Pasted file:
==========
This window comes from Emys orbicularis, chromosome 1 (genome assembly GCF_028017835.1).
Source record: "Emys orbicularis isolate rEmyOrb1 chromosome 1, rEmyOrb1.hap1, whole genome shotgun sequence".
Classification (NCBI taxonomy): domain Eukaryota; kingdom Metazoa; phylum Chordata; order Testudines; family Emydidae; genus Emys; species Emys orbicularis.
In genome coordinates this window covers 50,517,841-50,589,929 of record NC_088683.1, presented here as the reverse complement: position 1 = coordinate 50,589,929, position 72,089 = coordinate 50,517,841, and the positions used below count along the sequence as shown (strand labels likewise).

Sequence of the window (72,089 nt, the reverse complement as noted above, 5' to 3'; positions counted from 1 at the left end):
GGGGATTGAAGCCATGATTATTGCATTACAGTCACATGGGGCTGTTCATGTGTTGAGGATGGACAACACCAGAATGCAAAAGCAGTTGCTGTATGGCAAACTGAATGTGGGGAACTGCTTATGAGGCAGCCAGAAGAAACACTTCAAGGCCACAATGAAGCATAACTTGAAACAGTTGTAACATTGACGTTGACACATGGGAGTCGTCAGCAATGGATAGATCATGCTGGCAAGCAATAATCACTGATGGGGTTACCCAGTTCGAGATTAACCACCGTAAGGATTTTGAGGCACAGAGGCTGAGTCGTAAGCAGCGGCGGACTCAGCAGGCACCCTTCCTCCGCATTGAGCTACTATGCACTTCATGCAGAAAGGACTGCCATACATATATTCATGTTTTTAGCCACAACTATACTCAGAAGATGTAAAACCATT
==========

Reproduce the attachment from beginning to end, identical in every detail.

This window comes from Emys orbicularis, chromosome 1 (genome assembly GCF_028017835.1).
Source record: "Emys orbicularis isolate rEmyOrb1 chromosome 1, rEmyOrb1.hap1, whole genome shotgun sequence".
Classification (NCBI taxonomy): domain Eukaryota; kingdom Metazoa; phylum Chordata; order Testudines; family Emydidae; genus Emys; species Emys orbicularis.
In genome coordinates this window covers 50,517,841-50,589,929 of record NC_088683.1, presented here as the reverse complement: position 1 = coordinate 50,589,929, position 72,089 = coordinate 50,517,841, and the positions used below count along the sequence as shown (strand labels likewise).

Sequence of the window (72,089 nt, the reverse complement as noted above, 5' to 3'; positions counted from 1 at the left end):
GGGGATTGAAGCCATGATTATTGCATTACAGTCACATGGGGCTGTTCATGTGTTGAGGATGGACAACACCAGAATGCAAAAGCAGTTGCTGTATGGCAAACTGAATGTGGGGAACTGCTTATGAGGCAGCCAGAAGAAACACTTCAAGGCCACAATGAAGCATAACTTGAAACAGTTGTAACATTGACGTTGACACATGGGAGTCGTCAGCAATGGATAGATCATGCTGGCAAGCAATAATCACTGATGGGGTTACCCAGTTCGAGATTAACCACCGTAAGGATTTTGAGGCACAGAGGCTGAGTCGTAAGCAGCGGCGGACTCAGCAGGCACCCTTCCTCCGCATTGAGCTACTATGCACTTCATGCAGAAAGGACTGCCATACATATATTCATGTTTTTAGCCACAACTATACTCAGAAGATGTAAAACCATT